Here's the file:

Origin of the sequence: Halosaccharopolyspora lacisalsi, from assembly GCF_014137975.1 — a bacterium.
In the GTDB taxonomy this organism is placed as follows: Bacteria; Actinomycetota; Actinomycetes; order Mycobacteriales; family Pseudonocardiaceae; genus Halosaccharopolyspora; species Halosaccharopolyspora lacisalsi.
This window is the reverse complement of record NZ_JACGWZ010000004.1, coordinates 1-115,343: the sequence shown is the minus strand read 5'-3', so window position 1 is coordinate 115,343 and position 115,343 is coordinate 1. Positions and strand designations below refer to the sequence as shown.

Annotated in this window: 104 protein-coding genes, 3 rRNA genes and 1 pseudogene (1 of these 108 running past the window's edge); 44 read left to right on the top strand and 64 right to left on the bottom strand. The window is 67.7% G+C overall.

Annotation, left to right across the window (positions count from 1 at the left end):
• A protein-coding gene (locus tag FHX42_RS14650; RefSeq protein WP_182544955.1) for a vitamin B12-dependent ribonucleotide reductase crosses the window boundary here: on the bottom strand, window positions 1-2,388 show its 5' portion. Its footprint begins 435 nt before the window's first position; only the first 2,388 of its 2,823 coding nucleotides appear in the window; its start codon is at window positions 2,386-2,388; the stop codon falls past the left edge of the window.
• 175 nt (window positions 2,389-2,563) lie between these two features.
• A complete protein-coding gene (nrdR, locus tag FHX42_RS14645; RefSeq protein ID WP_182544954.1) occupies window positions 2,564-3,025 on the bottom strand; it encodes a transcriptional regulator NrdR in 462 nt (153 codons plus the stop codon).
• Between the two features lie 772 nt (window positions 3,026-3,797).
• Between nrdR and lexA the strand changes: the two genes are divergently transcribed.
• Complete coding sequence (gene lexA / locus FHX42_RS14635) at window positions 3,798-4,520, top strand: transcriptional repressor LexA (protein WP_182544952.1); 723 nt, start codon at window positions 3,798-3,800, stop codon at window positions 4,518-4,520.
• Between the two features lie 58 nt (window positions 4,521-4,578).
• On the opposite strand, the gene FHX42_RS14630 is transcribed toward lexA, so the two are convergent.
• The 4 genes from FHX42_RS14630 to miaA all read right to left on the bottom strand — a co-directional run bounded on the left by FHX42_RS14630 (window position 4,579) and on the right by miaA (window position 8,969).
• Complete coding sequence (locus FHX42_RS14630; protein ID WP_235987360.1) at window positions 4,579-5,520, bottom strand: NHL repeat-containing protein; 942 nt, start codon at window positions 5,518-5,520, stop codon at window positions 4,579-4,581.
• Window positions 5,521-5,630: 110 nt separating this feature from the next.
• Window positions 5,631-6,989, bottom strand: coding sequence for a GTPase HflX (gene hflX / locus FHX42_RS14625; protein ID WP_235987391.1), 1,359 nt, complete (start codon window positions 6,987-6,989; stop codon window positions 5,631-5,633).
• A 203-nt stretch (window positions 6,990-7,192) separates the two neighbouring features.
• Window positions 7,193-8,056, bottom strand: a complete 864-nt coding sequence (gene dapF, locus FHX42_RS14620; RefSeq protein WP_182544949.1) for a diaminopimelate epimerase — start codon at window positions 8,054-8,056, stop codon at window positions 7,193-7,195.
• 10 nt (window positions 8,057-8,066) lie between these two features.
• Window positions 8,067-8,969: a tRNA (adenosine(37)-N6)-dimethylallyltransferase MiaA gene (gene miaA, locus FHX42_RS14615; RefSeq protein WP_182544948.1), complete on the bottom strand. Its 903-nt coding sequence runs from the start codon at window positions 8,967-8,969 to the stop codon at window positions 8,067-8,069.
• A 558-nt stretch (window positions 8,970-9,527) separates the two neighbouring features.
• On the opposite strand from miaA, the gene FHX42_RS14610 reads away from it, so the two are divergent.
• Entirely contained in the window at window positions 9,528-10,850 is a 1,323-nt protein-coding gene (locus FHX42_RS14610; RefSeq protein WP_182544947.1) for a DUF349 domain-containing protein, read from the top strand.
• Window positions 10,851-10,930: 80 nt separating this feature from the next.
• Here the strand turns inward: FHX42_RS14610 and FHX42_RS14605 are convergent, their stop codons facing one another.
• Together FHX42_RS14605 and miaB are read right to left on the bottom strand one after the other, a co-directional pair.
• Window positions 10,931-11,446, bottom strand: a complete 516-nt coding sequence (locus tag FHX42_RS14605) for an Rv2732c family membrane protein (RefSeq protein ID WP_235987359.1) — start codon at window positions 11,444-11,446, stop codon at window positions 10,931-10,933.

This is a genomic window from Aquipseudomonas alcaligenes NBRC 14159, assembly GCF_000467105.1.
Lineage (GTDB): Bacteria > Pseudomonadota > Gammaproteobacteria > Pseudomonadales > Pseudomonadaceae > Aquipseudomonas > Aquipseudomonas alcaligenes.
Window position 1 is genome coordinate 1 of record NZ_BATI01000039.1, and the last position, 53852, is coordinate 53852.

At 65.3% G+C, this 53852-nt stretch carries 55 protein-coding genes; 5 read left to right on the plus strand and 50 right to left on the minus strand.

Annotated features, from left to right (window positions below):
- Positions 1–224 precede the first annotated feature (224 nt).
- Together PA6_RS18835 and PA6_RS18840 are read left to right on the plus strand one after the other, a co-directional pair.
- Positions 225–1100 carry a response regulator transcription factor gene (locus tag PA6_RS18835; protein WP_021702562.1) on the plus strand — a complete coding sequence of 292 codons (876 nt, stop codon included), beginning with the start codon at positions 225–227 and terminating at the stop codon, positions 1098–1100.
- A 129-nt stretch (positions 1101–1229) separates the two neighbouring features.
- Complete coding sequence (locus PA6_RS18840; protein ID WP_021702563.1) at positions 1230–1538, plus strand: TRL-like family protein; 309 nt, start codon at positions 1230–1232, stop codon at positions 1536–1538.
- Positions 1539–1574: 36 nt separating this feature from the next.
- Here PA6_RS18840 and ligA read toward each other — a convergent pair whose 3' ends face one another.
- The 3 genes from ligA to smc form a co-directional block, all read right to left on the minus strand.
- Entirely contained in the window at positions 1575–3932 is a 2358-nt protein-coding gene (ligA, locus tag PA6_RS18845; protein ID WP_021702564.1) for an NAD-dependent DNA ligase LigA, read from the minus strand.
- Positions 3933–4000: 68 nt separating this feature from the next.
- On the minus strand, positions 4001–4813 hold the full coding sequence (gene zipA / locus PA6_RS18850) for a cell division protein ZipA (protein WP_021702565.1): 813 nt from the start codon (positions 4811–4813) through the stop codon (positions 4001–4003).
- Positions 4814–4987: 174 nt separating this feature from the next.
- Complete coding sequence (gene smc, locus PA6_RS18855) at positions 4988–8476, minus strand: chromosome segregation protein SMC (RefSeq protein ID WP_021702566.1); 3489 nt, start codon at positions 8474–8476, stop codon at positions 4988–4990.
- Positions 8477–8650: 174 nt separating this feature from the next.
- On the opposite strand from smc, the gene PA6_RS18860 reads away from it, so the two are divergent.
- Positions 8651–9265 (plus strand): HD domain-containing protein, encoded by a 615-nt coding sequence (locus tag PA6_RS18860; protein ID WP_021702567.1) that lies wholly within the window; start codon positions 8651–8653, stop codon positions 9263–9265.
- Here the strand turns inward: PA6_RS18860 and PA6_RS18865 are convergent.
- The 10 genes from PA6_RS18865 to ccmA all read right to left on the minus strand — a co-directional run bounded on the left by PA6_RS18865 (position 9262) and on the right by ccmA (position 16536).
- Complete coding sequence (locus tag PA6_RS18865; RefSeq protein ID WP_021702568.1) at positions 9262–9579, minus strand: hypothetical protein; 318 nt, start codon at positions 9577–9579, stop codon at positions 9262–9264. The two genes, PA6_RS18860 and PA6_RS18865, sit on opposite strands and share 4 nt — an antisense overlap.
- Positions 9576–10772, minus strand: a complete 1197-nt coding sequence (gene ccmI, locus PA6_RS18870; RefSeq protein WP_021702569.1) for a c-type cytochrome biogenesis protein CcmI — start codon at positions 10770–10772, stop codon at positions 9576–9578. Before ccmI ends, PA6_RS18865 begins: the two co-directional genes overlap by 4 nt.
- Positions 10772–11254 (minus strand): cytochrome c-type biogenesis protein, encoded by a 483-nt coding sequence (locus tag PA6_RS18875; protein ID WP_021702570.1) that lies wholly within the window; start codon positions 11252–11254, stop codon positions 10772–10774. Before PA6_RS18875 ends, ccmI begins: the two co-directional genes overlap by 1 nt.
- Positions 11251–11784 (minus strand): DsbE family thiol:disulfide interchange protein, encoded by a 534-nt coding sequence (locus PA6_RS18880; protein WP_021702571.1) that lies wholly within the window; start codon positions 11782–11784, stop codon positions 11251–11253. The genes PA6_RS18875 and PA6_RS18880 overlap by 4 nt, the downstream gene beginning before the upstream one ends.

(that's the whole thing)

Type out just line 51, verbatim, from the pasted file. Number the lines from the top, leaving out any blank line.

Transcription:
- The 10 genes from PA6_RS18865 to ccmA all read right to left on the minus strand — a co-directional run bounded on the left by PA6_RS18865 (position 9262) and on the right by ccmA (position 16536).